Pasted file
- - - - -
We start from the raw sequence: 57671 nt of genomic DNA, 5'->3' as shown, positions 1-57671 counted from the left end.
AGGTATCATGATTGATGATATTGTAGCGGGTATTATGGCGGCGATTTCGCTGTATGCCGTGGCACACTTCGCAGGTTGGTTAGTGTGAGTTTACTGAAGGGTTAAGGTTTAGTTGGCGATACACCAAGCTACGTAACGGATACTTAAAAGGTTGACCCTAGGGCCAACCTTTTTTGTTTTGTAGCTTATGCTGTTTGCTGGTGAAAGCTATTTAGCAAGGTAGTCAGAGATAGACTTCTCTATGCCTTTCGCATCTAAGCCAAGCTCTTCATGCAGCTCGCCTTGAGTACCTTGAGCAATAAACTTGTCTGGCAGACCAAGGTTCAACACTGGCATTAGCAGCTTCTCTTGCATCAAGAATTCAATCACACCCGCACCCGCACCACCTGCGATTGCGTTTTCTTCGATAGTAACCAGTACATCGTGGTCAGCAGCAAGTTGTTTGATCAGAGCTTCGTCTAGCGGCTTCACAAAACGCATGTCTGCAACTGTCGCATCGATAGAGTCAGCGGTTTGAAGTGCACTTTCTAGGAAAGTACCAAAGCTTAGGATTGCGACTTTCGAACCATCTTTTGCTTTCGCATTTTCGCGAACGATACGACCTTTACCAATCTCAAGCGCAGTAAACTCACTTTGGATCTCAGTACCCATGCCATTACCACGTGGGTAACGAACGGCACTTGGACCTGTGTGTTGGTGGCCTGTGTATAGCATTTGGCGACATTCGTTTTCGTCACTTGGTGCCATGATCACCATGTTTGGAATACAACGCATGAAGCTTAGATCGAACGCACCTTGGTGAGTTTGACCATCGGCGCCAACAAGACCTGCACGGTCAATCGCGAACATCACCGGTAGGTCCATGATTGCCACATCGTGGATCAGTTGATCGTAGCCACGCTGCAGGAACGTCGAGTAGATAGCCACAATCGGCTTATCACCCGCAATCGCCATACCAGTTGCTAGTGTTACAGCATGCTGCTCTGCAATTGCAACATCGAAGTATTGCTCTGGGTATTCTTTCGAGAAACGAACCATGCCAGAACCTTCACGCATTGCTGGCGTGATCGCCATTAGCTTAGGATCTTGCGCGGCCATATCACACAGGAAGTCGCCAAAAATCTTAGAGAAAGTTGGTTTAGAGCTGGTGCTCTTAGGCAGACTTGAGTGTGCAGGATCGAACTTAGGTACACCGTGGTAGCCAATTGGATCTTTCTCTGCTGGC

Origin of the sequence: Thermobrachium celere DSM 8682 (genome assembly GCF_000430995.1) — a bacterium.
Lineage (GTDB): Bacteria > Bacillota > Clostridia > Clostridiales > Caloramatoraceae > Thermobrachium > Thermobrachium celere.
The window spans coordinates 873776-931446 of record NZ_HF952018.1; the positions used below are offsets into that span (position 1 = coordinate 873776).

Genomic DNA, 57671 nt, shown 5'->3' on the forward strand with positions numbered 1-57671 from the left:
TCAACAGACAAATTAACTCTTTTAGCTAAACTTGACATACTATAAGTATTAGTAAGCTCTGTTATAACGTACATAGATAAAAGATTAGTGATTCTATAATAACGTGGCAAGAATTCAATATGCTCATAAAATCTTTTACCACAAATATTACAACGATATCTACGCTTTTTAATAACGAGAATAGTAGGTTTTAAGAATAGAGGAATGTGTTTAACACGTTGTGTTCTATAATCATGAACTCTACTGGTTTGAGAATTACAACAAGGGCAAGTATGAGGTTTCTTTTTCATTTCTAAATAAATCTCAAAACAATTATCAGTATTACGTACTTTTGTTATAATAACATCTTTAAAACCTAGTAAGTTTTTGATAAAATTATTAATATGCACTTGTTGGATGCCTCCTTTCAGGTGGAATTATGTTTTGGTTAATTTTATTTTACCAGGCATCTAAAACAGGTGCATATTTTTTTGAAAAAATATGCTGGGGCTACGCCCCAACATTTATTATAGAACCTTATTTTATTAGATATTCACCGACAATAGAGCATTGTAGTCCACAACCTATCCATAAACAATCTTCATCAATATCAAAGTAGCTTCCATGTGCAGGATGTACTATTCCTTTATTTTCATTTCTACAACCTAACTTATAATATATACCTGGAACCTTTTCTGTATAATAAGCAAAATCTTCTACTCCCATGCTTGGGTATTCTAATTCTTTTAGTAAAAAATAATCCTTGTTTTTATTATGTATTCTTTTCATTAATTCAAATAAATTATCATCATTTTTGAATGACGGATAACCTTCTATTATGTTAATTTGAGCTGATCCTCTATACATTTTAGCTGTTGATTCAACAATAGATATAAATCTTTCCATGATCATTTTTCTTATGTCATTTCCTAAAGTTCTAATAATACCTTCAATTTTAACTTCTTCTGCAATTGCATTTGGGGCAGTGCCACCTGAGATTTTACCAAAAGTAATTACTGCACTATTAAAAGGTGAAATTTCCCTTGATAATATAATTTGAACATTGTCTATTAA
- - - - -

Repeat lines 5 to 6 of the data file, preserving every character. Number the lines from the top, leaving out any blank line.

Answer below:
The window spans coordinates 873776-931446 of record NZ_HF952018.1; the positions used below are offsets into that span (position 1 = coordinate 873776).

Genomic DNA, 57671 nt, shown 5'->3' on the forward strand with positions numbered 1-57671 from the left: